'My dear Copperfield,' returned Traddles, smiling, 'I haven't got anything to lend.'
'You have got a name, you know,' said I.
'Oh! You call THAT something to lend?' returned Traddles, with a thoughtful look.
'Oh!' said Traddles. 'Yes, to be sure! I am very much obliged to you, Copperfield; but — I am afraid I have lent him that already.'
'For the bill that is to be a certain investment?' I inquired.
'No,' said Traddles. 'Not for that one. This is the first I have heard of that one. I have been thinking that he will most likely propose that one, on the way home. Mine's another.'
'I hope there will be nothing wrong about it,' said I. 'I hope not,' said Traddles. 'I should think not, though, because he told me, only the other day, that it was provided for. That was Mr. Micawber's expression, "Provided for."'
Mr. Micawber looking up at this juncture to where we were standing, I had only time to repeat my caution. Traddles thanked me, and descended. But I was much afraid, when I observed the good-natured manner in which he went down with the cap in his hand, and gave Mrs. Micawber his arm, that he would be carried into the Money Market neck and heels.
I returned to my fireside, and was musing, half gravely and half laughing, on the character of Mr. Micawber and the old relations between us, when I heard a quick step ascending the stairs. At first, I thought it was Traddles coming back for something Mrs. Micawber had left behind; but as the step approached, I knew it, and felt my heart beat high, and the blood rush to my face, for it was Steerforth's.
I was never unmindful of Agnes, and she never left that sanctuary in my thoughts — if I may call it so — where I had placed her from the first. But when he entered, and stood before me with his hand out, the darkness that had fallen on him changed to light, and I felt confounded and ashamed of having doubted one I loved so heartily. I loved her none the less; I thought of her as the same benignant, gentle angel in my life; I reproached myself, not her, with having done him an injury; and I would have made him any atonement if I had known what to make, and how to make it.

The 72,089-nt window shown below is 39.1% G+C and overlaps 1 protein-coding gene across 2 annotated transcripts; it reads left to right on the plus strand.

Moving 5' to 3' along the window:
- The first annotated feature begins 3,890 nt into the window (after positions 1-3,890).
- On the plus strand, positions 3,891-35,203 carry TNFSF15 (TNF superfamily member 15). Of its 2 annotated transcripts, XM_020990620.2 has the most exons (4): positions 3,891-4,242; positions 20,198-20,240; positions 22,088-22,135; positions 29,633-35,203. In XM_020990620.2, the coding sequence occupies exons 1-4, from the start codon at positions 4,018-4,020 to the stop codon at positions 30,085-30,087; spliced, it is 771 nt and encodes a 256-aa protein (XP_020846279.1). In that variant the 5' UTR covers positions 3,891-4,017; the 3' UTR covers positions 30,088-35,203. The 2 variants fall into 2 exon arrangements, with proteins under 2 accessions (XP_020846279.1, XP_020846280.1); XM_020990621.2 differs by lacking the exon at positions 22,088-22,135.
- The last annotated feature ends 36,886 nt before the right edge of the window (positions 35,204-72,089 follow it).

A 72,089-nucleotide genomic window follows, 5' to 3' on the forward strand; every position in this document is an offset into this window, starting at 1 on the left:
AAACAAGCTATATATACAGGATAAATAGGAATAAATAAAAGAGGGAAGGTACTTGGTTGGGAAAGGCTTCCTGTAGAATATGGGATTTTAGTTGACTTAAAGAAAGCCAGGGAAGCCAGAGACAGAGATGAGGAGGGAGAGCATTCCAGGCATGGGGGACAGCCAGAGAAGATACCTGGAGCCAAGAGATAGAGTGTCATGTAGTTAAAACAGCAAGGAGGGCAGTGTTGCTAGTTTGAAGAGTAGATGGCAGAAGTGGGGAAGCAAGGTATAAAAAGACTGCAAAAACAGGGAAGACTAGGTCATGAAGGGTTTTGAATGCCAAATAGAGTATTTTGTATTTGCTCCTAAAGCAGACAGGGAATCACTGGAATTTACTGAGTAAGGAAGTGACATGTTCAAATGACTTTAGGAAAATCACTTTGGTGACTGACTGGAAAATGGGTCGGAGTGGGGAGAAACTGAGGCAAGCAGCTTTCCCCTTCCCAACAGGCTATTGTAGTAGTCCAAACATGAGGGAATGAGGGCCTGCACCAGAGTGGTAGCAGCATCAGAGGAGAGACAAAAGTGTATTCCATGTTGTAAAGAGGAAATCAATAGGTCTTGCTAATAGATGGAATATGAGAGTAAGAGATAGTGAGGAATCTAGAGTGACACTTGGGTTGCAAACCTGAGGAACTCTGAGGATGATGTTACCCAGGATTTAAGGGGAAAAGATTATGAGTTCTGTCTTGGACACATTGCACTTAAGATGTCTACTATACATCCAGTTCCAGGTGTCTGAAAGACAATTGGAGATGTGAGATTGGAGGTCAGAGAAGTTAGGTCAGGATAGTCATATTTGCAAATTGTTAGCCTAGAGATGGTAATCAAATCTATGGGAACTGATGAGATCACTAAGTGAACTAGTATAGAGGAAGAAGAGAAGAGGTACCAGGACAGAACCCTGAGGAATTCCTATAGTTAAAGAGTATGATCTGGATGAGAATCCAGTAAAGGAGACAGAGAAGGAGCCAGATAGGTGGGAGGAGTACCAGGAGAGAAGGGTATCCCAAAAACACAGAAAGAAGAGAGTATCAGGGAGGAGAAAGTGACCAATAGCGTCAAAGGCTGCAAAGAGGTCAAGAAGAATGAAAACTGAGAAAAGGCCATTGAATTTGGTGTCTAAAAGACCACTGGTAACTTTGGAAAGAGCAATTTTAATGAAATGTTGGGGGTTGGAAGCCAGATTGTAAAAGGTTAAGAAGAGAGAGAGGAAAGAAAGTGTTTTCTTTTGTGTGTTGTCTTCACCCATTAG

'Why, Daisy, old boy, dumb-foundered!' laughed Steerforth, shaking my hand heartily, and throwing it gaily away. 'Have I detected you in another feast, you Sybarite! These Doctors' Commons fellows are the gayest men in town, I believe, and beat us sober Oxford people all to nothing!' His bright glance went merrily round the room, as he took the seat on the sofa opposite to me, which Mrs. Micawber had recently vacated, and stirred the fire into a blaze.
'I was so surprised at first,' said I, giving him welcome with all the cordiality I felt, 'that I had hardly breath to greet you with, Steerforth.'
'Well, the sight of me is good for sore eyes, as the Scotch say,' replied Steerforth, 'and so is the sight of you, Daisy, in full bloom. How are you, my Bacchanal?'
'I am very well,' said I; 'and not at all Bacchanalian tonight, though I confess to another party of three.'
'All of whom I met in the street, talking loud in your praise,' returned Steerforth. 'Who's our friend in the tights?'
I gave him the best idea I could, in a few words, of Mr. Micawber. He laughed heartily at my feeble portrait of that gentleman, and said he was a man to know, and he must know him. 'But who do you suppose our other friend is?' said I, in my turn.
'Heaven knows,' said Steerforth. 'Not a bore, I hope? I thought he looked a little like one.'
'Traddles!' I replied, triumphantly.
'Who's he?' asked Steerforth, in his careless way.
'Don't you remember Traddles? Traddles in our room at Salem House?'
'Oh! That fellow!' said Steerforth, beating a lump of coal on the top of the fire, with the poker. 'Is he as soft as ever? And where the deuce did you pick him up?'
I extolled Traddles in reply, as highly as I could; for I felt that Steerforth rather slighted him. Steerforth, dismissing the subject with a light nod, and a smile, and the remark that he would be glad to see the old fellow too, for he had always been an odd fish, inquired if I could give him anything to eat? During most of this short dialogue, when he had not been speaking in a wild vivacious manner, he had sat idly beating on the lump of coal with the poker. I observed that he did the same thing while I was getting out the remains of the pigeon-pie, and so forth.